Officials engaged in science, technology and innovation policymaking in Africa, Asia and Latin America enhance their capacity and exchange experiences.
Kenyan pastoralists are using a mobile application to help fight drought. © ITU
Scaling up international cooperation would equip more countries to formulate, implement and evaluate science, technology and innovation (STI) policies, said participants in a joint UNCTAD – China online training workshop held from 11 to 22 October.
The workshop sought to help officials improve their capacity to formulate, implement and evaluate STI strategies and policies, and promote STI cooperation among developing countries, with a view to achieving the UN Sustainable Development Goals.
It attracted 25 participants from 22 developing countries and countries with economies in transition. They were mostly mid-level officials engaged in STI policymaking in Africa, Asia and Latin America.
“Countries with successful STI policies – policies that translate into STI-led growth – have an advanced understanding of the systemic nature of STI policy,” said Shamika N. Sirimanne, UNCTAD’s director of technology and logistics.
“Such policies appreciate and involve the broad community of STI stakeholders, which includes both public and private firms, small and medium enterprises, farmers, inventors and researchers, academics and policymakers.”
Five lessons on STI
Ms. Sirimanne outlined five lessons from UNCTAD’s work on STI:
- STI are not deterministic. Proactive policy interventions are needed to steer the direction of technological change towards more equitable outcomes and sustainable development.
- STI policies must be closely aligned with national development policies and aspirations.
- Successful STI policies recognize the importance of human capacity-building as an indispensable input. This includes building capacities for technology transfer, knowledge absorption and diffusion, from abroad as well as within the economy.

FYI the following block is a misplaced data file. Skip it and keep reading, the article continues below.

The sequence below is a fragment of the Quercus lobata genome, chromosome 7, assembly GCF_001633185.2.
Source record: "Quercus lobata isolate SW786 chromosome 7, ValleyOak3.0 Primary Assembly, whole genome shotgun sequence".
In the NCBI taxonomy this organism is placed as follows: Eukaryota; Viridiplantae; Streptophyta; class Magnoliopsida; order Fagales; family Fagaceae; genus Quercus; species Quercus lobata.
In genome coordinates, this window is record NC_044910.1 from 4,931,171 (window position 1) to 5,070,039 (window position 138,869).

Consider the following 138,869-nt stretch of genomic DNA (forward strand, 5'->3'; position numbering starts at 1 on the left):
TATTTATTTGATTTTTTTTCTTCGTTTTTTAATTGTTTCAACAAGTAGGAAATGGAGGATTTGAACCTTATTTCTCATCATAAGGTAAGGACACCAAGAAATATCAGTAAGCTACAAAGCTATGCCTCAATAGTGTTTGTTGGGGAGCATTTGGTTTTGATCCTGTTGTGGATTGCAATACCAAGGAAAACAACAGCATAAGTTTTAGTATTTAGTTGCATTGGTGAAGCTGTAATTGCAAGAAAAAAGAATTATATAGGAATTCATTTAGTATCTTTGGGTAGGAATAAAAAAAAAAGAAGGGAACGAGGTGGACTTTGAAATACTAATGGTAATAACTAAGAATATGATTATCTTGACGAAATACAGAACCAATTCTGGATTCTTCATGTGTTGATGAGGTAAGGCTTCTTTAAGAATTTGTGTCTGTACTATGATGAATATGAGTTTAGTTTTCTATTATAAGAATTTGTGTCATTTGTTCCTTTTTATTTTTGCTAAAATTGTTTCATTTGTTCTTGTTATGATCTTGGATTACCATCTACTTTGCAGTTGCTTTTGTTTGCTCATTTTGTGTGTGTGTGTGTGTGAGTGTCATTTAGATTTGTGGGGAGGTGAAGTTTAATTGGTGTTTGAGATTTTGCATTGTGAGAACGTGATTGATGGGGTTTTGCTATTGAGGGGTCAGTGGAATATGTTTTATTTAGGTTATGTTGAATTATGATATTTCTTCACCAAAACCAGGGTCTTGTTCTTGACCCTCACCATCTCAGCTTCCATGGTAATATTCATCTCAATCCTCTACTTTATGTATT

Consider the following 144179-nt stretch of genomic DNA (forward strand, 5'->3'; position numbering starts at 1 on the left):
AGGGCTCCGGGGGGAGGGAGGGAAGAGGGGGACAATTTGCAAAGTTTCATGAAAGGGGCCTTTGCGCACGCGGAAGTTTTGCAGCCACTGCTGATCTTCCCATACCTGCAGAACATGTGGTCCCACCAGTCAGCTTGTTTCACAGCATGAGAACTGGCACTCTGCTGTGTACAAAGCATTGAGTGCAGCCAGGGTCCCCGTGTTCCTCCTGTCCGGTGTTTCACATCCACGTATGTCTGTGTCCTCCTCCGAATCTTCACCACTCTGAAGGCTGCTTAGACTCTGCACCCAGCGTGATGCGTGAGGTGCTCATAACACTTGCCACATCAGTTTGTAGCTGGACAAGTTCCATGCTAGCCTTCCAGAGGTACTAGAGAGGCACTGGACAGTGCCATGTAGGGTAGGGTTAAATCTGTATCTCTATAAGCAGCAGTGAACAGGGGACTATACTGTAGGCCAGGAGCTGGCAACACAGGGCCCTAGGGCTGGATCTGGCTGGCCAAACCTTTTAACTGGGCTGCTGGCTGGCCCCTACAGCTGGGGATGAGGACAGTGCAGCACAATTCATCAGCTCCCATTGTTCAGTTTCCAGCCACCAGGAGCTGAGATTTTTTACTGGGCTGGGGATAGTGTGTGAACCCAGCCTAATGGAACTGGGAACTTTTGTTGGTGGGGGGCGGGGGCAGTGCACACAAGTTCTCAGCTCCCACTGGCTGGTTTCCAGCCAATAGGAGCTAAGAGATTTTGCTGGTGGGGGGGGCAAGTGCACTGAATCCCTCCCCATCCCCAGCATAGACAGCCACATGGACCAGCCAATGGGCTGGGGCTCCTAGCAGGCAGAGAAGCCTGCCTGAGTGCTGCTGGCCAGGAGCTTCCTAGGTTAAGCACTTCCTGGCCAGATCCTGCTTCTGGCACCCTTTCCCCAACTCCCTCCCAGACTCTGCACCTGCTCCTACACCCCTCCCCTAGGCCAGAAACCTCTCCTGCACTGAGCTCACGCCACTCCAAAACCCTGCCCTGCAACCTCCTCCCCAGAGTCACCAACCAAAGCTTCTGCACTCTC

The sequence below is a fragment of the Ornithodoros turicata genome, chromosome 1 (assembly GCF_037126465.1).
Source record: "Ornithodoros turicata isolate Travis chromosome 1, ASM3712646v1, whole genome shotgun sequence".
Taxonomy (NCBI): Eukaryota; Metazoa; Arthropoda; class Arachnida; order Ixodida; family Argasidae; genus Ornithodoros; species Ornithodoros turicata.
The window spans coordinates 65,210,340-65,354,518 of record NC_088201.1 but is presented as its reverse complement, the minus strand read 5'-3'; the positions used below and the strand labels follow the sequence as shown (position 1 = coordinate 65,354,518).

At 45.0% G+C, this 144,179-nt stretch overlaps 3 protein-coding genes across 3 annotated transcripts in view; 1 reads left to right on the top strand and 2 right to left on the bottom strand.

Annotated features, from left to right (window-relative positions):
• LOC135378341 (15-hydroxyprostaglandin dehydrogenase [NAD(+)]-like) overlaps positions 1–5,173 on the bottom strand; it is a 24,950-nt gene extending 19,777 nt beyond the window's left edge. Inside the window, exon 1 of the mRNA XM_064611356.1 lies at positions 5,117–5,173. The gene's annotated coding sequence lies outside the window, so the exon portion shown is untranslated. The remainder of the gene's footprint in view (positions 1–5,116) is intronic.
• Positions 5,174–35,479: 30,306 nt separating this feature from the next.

- Successful STI policies require the allocation of sufficient financial resources to enable STI activities and human skill-building.
- Successful policies rely on the competent collection and processing of data or “evidence-based policymaking”. Data and evidence are baseline inputs into STI activities.
The workshop covered topics ranging from considerations of technological issues in STI for rural and agricultural development to specific policy questions, such as policy evaluation and long-term STI planning.
“I’ve never considered the role of evaluation of a STI policy, but I’ll now incorporate it in my work in the near future,” said Violeta Perez, an STI specialist with Peru’s National Council of Science, Technology and Technology Innovation (CONCYTEC).
“I’ve learned that we in developing countries need to synchronize our approaches towards STI policies,” said Simion Rutto, an economist in Kenya’s ministry of ICT, innovation and youth affairs.
Participants also presented their countries’ STI development strategies or policies. Many emphasized their efforts to strengthen their STI policymaking capacity and the importance of learning from other countries’ experiences.
International cooperation example
The workshop was an example of the kind of international cooperation and partnerships in STI that should be scaled up to support developing countries’ domestic efforts.
“We hope that all participants make full use of what they have learned in their practical work and play a role in promoting STI in their countries,” said Nie Biao, the director-general of China’s National Centre for Science and Technology Evaluation, which co-organized the workshop with UNCTAD.
Mr. Biao commended the geographic diversity of the participants and the excellent presentations, lectures and discussions held during the workshop.
It was the third event of an initiative that China offered at the annual session of the UN Commission on Science and Technology for Development (CSTD) in 2017.
The initiative provides a platform for CSTD member states to learn from each other and share successes and lessons in using STI to promote national development.
The previous two workshops were held in person in China in 2018 and 2019. The third one was initially scheduled for 2020 but had to be postponed due to the COVID-19 pandemic.